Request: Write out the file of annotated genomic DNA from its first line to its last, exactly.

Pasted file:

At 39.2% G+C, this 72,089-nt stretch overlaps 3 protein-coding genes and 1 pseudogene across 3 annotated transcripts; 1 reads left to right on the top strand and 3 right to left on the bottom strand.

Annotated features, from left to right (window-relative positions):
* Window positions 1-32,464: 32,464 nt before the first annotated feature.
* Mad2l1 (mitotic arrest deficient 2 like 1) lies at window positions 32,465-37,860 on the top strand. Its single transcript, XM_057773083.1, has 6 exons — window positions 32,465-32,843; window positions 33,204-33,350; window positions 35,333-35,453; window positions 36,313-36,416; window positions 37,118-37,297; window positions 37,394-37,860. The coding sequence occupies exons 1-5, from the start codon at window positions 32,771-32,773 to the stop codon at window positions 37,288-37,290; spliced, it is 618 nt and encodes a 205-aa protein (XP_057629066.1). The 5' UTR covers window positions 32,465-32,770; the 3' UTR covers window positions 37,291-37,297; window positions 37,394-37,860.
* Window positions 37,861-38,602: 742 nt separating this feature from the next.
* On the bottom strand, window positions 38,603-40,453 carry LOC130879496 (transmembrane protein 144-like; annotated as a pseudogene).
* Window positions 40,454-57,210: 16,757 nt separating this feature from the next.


At 39.2% G+C, this 72,089-nt stretch overlaps 3 protein-coding genes and 1 pseudogene across 3 annotated transcripts; 1 reads left to right on the top strand and 3 right to left on the bottom strand.

Annotated features, from left to right (window-relative positions):
* Window positions 1-32,464: 32,464 nt before the first annotated feature.
* Mad2l1 (mitotic arrest deficient 2 like 1) lies at window positions 32,465-37,860 on the top strand. Its single transcript, XM_057773083.1, has 6 exons — window positions 32,465-32,843; window positions 33,204-33,350; window positions 35,333-35,453; window positions 36,313-36,416; window positions 37,118-37,297; window positions 37,394-37,860. The coding sequence occupies exons 1-5, from the start codon at window positions 32,771-32,773 to the stop codon at window positions 37,288-37,290; spliced, it is 618 nt and encodes a 205-aa protein (XP_057629066.1). The 5' UTR covers window positions 32,465-32,770; the 3' UTR covers window positions 37,291-37,297; window positions 37,394-37,860.
* Window positions 37,861-38,602: 742 nt separating this feature from the next.
* On the bottom strand, window positions 38,603-40,453 carry LOC130879496 (transmembrane protein 144-like; annotated as a pseudogene).
* Window positions 40,454-57,210: 16,757 nt separating this feature from the next.